Lessons to be Learned from the Amazon Service Disruption in the US

May 2011

Amazon Elastic Compute Cloud (EC2) services were disrupted for a few days in last April. Thousands of companies lost their services completely in this period. There is no doubt that Amazon, the leading Cloud Service Provider, has the expertise and good practices to implement, operate and maintain the highly reliable and available service. The incident might have resulted from a chain of unprecedented events or might only be a matter of a simple human error. Regardless of the reason, Amazon must have learned its lesson from this incident and probably will improve its service even further in the following months. On the other hand, what are the lessons a cloud customer should learn from this incident? I sought the answers between the lines of the "Summary of the Amazon EC2 and Amazon RDS Service Disruption" report published by the Amazon Web Services Team.

Cloud Computing Resources for IT Service Architects

April 2011

NIST (U.S National Institute of Standards and Technology) Cloud Computing Security Working Group (NCC-SWG) publishes this page to consolidate concerns of cloud transformation due to the changes in control dynamics (both in terms of ownership and management).

 NIST Cloud Computing Collaboration Site

The group aims to to develop a security guidance based on standards and best practices for ensuring implementation of appropriate controls. Highly recommended resource for any IT Service / Security Architect considering cloud to source IT services.

Unifying IT Best Practice Frameworks and Standards within TOGAF

April 2011

All IT best practice frameworks and standards have a common goal; building and operating IT effectively and efficiently to add value to the business it drives and to maintain information assurance. An enterprise successfully applying best practice frameworks and standards will more likely have advantage against its competitors as it develops a clear IT strategy reflecting the requirements of its business strategy, makes effective and transparent investments, manages its performance, and acts in compliance with regulatory and contractual requirements.

There are various work groups and institutions compiling best practices and defining standards with similar motivations. It is sometimes confusing for an organization which framework or standard to follow and very often there is a need to align more than one standard or framework due to varying reasons, such as competitive, contractual or regulatory requirements. The dispersion of requirements across various organizational functions and the duplication of information contained within different frameworks may often cause distractions, lack of ownership and stakeholder commitment, and long running redundant efforts with fragmentation issues. Demonstrating the return of investment can also be challenging in many of these projects.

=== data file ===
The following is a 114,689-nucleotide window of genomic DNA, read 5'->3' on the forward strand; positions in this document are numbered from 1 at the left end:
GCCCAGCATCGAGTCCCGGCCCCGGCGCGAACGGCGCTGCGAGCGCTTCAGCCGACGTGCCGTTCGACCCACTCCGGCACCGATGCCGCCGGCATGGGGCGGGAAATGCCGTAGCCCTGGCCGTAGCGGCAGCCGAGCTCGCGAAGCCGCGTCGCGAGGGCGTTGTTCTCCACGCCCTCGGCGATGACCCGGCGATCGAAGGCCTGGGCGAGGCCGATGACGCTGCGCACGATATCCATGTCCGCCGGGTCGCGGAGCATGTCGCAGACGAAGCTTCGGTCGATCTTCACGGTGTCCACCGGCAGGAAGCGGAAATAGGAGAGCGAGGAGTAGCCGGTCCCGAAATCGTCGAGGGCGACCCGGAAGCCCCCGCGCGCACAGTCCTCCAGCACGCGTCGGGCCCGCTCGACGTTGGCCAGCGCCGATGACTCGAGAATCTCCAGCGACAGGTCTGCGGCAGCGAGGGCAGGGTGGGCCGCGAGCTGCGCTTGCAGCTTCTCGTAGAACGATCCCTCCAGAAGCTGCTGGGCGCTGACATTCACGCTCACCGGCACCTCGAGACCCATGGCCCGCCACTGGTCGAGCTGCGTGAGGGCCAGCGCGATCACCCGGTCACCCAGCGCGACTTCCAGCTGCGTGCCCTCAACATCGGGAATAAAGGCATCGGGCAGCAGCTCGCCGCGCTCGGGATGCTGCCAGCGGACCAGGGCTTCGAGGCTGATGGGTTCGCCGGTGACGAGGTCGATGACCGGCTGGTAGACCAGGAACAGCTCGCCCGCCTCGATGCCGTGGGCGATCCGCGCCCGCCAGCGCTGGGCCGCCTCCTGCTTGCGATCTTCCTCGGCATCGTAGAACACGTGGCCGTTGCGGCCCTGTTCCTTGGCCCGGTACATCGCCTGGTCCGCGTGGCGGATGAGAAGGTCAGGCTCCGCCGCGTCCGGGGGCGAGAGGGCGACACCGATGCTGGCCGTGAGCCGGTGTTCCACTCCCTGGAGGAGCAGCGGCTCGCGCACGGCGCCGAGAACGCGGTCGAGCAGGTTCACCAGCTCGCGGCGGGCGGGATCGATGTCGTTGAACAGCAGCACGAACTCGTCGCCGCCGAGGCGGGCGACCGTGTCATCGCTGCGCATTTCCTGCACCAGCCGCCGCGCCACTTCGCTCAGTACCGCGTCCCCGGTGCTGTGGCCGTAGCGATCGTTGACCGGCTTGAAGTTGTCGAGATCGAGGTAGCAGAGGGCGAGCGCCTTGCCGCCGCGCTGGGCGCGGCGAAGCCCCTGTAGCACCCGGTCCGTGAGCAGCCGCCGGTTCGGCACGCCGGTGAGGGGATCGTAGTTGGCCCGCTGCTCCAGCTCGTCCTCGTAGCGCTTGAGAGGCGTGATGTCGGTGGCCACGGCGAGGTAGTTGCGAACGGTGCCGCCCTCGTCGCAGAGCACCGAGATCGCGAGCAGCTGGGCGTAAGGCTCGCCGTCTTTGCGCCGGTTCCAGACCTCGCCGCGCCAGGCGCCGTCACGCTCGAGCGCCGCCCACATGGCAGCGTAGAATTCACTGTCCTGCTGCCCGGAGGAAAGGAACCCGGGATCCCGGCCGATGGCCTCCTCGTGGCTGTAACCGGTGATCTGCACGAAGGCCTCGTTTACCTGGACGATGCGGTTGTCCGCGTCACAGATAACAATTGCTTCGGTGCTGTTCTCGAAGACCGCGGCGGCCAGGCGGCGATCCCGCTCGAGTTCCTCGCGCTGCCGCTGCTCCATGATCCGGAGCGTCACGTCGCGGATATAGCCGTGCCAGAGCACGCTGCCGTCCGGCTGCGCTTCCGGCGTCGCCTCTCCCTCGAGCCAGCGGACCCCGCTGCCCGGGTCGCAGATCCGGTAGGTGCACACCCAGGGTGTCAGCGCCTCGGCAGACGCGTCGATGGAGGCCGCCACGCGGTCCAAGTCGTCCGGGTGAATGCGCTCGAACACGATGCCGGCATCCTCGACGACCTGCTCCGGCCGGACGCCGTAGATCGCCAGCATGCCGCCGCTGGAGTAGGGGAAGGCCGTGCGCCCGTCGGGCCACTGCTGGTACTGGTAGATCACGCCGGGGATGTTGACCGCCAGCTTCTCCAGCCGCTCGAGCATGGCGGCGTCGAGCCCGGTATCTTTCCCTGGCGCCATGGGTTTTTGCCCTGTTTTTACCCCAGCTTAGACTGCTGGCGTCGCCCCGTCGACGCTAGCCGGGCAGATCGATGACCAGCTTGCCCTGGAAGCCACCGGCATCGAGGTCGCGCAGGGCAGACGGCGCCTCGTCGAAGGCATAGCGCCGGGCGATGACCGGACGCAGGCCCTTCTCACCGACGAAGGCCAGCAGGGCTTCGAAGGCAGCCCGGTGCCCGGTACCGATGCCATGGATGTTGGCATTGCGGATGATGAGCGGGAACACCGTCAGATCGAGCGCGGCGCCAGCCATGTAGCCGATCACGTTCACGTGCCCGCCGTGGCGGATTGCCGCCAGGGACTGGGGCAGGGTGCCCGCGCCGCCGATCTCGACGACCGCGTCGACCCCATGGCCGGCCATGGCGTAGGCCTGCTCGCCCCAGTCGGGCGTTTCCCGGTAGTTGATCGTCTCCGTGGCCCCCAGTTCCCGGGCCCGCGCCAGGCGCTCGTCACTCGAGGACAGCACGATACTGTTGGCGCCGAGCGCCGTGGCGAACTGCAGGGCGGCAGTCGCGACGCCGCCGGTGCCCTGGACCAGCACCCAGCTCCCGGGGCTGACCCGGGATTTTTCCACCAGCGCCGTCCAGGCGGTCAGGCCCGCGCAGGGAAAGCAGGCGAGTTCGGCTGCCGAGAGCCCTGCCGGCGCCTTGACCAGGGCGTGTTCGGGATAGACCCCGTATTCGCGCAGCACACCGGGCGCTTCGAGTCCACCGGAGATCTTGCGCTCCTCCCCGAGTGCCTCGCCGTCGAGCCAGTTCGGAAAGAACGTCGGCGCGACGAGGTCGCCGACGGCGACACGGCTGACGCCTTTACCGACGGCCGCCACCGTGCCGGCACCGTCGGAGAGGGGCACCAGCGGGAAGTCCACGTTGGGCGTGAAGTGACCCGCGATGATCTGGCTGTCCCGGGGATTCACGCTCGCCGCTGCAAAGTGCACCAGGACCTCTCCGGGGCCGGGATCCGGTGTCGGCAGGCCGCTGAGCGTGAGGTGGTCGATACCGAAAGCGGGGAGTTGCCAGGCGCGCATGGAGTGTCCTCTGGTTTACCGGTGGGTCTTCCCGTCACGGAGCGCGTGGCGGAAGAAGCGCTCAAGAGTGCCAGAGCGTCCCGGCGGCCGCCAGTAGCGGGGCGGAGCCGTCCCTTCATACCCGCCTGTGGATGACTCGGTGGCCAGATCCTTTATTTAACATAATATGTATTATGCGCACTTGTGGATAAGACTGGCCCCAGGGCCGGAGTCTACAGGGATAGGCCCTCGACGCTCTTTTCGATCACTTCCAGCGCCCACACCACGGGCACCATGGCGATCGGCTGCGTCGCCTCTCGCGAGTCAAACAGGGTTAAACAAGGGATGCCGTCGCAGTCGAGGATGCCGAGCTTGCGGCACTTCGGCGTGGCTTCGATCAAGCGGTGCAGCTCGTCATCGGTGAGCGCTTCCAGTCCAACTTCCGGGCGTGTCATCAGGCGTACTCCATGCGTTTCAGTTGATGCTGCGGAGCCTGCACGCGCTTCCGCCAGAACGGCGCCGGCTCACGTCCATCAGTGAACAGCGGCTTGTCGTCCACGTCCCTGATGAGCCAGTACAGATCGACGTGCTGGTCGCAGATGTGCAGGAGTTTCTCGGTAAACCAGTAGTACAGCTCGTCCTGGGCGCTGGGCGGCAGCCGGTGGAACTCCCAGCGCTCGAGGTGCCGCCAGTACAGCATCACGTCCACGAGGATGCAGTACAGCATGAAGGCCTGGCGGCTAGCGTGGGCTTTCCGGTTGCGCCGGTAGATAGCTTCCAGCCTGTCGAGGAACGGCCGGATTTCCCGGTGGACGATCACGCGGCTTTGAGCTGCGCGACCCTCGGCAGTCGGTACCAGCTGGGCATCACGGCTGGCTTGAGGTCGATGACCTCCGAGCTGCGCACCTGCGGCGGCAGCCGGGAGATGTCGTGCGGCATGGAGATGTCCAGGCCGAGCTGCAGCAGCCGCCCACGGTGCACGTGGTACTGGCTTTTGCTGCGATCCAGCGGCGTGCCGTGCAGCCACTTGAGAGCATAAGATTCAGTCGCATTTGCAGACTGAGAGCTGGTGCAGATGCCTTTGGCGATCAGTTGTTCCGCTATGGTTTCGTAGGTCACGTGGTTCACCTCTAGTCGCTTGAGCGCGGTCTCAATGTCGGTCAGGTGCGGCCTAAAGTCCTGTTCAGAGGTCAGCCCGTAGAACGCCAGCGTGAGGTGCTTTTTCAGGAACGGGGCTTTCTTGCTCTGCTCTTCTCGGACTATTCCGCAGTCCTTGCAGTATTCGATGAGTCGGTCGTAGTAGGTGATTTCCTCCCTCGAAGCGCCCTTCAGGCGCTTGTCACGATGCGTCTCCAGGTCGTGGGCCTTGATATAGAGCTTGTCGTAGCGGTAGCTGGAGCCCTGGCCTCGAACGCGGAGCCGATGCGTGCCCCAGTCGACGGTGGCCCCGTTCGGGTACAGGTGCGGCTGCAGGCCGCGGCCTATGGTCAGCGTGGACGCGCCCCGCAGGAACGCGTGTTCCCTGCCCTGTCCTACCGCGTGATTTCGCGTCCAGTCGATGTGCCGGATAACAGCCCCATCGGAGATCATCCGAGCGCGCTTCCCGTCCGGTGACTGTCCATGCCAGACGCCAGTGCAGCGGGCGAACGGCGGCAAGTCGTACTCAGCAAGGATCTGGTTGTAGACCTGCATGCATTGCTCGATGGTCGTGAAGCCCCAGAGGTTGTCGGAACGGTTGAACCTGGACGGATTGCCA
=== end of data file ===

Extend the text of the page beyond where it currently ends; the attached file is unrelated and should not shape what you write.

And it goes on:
Moving to Cloud: An IT Management View

March 2011

Cloud computing simply refers to a model for computing resources (networks, servers, storage, applications and services) provisioned on shared pool of technology infrastructures. Various service models allow deployment of these services independently or combined, transferring most of the system maintenance functions to the service provider. The main prospect of cloud computing is to provision IT resources in a short time and to reduce infrastructure investments with increased reliability and scalability.

Although this concept has been available for a long while, new online business models, reliable and cost-effective network services and matured technologies such as virtualization, grid computing and web-based services have boosted cloud based offerings in recent years. The strong view in the IT world considers cloud computing as the dominating IT sourcing model within the next 5 years. The volume of researches by various agencies and industrial bodies and the amount of recent investments by leading vendors and service providers are strong indicators of this trend.